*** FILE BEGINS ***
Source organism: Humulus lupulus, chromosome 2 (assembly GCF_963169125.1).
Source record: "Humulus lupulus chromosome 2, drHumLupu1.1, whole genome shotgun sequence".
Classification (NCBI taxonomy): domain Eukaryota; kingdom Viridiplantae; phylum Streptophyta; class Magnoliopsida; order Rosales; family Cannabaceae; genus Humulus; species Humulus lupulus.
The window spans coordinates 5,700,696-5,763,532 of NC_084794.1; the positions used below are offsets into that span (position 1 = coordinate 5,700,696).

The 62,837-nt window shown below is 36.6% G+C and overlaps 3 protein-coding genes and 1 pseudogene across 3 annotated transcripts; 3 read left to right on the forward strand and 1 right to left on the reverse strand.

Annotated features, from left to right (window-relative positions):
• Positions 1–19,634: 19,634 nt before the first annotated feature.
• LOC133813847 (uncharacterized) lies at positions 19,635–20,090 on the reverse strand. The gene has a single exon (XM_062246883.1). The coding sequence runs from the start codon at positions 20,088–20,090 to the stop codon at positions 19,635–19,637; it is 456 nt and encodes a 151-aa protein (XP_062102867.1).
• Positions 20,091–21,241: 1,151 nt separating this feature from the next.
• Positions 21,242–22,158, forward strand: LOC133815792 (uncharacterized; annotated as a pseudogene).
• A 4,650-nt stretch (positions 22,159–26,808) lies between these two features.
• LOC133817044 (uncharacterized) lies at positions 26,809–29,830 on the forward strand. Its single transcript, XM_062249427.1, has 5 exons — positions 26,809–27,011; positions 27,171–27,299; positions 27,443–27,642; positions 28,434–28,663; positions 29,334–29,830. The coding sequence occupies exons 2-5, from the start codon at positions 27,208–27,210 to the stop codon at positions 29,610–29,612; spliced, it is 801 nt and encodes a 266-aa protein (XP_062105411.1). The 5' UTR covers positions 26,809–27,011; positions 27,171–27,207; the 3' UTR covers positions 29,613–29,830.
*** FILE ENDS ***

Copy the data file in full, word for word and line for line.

Source organism: Humulus lupulus, chromosome 2 (assembly GCF_963169125.1).
Source record: "Humulus lupulus chromosome 2, drHumLupu1.1, whole genome shotgun sequence".
Classification (NCBI taxonomy): domain Eukaryota; kingdom Viridiplantae; phylum Streptophyta; class Magnoliopsida; order Rosales; family Cannabaceae; genus Humulus; species Humulus lupulus.
The window spans coordinates 5,700,696-5,763,532 of NC_084794.1; the positions used below are offsets into that span (position 1 = coordinate 5,700,696).

The 62,837-nt window shown below is 36.6% G+C and overlaps 3 protein-coding genes and 1 pseudogene across 3 annotated transcripts; 3 read left to right on the forward strand and 1 right to left on the reverse strand.

Annotated features, from left to right (window-relative positions):
• Positions 1–19,634: 19,634 nt before the first annotated feature.
• LOC133813847 (uncharacterized) lies at positions 19,635–20,090 on the reverse strand. The gene has a single exon (XM_062246883.1). The coding sequence runs from the start codon at positions 20,088–20,090 to the stop codon at positions 19,635–19,637; it is 456 nt and encodes a 151-aa protein (XP_062102867.1).
• Positions 20,091–21,241: 1,151 nt separating this feature from the next.
• Positions 21,242–22,158, forward strand: LOC133815792 (uncharacterized; annotated as a pseudogene).
• A 4,650-nt stretch (positions 22,159–26,808) lies between these two features.
• LOC133817044 (uncharacterized) lies at positions 26,809–29,830 on the forward strand. Its single transcript, XM_062249427.1, has 5 exons — positions 26,809–27,011; positions 27,171–27,299; positions 27,443–27,642; positions 28,434–28,663; positions 29,334–29,830. The coding sequence occupies exons 2-5, from the start codon at positions 27,208–27,210 to the stop codon at positions 29,610–29,612; spliced, it is 801 nt and encodes a 266-aa protein (XP_062105411.1). The 5' UTR covers positions 26,809–27,011; positions 27,171–27,207; the 3' UTR covers positions 29,613–29,830.